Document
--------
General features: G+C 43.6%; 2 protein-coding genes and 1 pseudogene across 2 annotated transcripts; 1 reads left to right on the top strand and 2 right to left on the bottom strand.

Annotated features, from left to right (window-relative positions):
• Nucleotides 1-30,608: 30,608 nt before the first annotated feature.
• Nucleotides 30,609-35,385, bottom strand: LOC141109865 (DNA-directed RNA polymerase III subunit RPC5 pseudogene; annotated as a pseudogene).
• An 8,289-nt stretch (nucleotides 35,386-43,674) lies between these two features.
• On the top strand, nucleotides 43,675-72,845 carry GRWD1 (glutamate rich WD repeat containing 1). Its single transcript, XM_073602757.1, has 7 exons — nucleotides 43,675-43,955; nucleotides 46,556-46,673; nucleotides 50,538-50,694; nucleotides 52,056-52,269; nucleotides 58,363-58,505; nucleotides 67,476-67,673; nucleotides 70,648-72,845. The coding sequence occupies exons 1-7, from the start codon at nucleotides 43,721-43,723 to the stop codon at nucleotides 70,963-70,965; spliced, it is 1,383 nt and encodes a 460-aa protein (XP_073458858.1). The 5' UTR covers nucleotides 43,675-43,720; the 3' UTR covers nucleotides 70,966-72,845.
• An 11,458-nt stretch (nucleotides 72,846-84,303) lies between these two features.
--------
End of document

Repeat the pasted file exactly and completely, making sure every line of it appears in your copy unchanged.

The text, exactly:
General features: G+C 43.6%; 2 protein-coding genes and 1 pseudogene across 2 annotated transcripts; 1 reads left to right on the top strand and 2 right to left on the bottom strand.

Annotated features, from left to right (window-relative positions):
• Nucleotides 1-30,608: 30,608 nt before the first annotated feature.
• Nucleotides 30,609-35,385, bottom strand: LOC141109865 (DNA-directed RNA polymerase III subunit RPC5 pseudogene; annotated as a pseudogene).
• An 8,289-nt stretch (nucleotides 35,386-43,674) lies between these two features.
• On the top strand, nucleotides 43,675-72,845 carry GRWD1 (glutamate rich WD repeat containing 1). Its single transcript, XM_073602757.1, has 7 exons — nucleotides 43,675-43,955; nucleotides 46,556-46,673; nucleotides 50,538-50,694; nucleotides 52,056-52,269; nucleotides 58,363-58,505; nucleotides 67,476-67,673; nucleotides 70,648-72,845. The coding sequence occupies exons 1-7, from the start codon at nucleotides 43,721-43,723 to the stop codon at nucleotides 70,963-70,965; spliced, it is 1,383 nt and encodes a 460-aa protein (XP_073458858.1). The 5' UTR covers nucleotides 43,675-43,720; the 3' UTR covers nucleotides 70,966-72,845.
• An 11,458-nt stretch (nucleotides 72,846-84,303) lies between these two features.